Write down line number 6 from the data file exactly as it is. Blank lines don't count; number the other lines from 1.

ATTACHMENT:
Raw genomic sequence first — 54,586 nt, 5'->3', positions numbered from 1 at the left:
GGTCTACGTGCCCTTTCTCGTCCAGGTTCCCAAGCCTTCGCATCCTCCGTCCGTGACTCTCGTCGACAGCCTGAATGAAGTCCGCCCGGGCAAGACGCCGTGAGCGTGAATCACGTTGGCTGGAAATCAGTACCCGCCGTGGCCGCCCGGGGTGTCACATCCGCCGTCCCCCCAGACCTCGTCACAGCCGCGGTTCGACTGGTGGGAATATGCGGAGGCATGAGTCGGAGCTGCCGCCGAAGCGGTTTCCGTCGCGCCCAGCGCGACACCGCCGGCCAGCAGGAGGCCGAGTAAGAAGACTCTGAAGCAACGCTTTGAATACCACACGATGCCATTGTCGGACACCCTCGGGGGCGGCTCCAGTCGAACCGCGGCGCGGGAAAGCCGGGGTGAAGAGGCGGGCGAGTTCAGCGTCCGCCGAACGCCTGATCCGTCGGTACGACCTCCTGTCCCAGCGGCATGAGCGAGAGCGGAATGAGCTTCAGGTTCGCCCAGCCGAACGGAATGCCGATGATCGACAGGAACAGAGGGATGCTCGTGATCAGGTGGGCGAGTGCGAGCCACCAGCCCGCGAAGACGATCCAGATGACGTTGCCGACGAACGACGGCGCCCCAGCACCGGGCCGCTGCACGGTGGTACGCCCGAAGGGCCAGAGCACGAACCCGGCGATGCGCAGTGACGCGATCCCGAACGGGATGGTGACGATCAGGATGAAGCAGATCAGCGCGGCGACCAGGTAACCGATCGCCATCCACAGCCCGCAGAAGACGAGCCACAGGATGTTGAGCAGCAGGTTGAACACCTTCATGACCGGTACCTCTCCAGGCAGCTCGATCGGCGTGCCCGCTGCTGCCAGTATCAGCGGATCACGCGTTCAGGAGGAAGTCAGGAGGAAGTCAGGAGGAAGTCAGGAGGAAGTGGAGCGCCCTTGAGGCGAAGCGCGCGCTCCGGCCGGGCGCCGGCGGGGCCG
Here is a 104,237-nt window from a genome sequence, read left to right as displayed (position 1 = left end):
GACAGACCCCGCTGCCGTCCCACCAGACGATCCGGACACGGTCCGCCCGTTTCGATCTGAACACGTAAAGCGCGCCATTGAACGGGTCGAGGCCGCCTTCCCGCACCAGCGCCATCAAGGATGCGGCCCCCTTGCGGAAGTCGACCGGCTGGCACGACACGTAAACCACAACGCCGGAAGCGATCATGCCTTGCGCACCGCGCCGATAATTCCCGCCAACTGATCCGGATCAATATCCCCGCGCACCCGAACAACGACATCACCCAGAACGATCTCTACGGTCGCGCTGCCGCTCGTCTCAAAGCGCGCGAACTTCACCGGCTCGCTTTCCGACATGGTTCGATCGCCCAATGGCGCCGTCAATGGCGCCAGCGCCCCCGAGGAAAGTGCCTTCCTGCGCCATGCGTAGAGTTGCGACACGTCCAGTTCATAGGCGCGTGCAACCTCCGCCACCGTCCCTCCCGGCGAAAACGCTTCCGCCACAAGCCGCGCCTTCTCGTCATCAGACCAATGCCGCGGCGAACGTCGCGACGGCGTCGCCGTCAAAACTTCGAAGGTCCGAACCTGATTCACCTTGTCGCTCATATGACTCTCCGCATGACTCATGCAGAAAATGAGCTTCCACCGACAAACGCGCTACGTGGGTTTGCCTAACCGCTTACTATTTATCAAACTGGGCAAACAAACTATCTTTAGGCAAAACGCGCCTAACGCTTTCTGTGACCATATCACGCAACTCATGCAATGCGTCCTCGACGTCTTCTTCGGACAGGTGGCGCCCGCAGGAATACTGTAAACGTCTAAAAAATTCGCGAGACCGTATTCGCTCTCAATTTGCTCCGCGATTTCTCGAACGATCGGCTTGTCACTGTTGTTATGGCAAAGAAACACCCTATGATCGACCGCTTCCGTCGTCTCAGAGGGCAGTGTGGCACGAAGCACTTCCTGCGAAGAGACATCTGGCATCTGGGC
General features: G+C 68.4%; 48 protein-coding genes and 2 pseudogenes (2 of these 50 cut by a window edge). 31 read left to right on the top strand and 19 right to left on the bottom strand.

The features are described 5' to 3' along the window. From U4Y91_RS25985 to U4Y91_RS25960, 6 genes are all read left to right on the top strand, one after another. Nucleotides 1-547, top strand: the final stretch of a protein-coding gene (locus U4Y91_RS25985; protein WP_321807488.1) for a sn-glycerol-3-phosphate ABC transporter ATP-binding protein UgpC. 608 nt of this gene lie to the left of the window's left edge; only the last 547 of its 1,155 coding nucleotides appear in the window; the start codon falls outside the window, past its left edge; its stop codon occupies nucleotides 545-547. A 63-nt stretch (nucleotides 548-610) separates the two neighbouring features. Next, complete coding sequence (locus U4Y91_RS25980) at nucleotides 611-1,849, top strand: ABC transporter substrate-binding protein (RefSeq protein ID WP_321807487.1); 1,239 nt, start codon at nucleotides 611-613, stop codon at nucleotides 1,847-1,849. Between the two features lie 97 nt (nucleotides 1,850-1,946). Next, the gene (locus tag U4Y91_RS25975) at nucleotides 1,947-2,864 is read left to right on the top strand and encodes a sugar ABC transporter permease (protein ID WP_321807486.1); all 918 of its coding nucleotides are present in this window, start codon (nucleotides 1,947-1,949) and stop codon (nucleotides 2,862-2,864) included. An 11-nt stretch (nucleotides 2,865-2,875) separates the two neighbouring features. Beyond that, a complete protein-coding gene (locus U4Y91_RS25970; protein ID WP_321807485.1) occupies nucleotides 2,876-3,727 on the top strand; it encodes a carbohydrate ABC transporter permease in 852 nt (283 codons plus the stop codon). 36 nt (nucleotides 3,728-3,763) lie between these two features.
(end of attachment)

The features are described 5' to 3' along the window. From U4Y91_RS25985 to U4Y91_RS25960, 6 genes are all read left to right on the top strand, one after another. Nucleotides 1-547, top strand: the final stretch of a protein-coding gene (locus U4Y91_RS25985; protein WP_321807488.1) for a sn-glycerol-3-phosphate ABC transporter ATP-binding protein UgpC. 608 nt of this gene lie to the left of the window's left edge; only the last 547 of its 1,155 coding nucleotides appear in the window; the start codon falls outside the window, past its left edge; its stop codon occupies nucleotides 545-547. A 63-nt stretch (nucleotides 548-610) separates the two neighbouring features. Next, complete coding sequence (locus U4Y91_RS25980) at nucleotides 611-1,849, top strand: ABC transporter substrate-binding protein (RefSeq protein ID WP_321807487.1); 1,239 nt, start codon at nucleotides 611-613, stop codon at nucleotides 1,847-1,849. Between the two features lie 97 nt (nucleotides 1,850-1,946). Next, the gene (locus tag U4Y91_RS25975) at nucleotides 1,947-2,864 is read left to right on the top strand and encodes a sugar ABC transporter permease (protein ID WP_321807486.1); all 918 of its coding nucleotides are present in this window, start codon (nucleotides 1,947-1,949) and stop codon (nucleotides 2,862-2,864) included. An 11-nt stretch (nucleotides 2,865-2,875) separates the two neighbouring features. Beyond that, a complete protein-coding gene (locus U4Y91_RS25970; protein ID WP_321807485.1) occupies nucleotides 2,876-3,727 on the top strand; it encodes a carbohydrate ABC transporter permease in 852 nt (283 codons plus the stop codon). 36 nt (nucleotides 3,728-3,763) lie between these two features.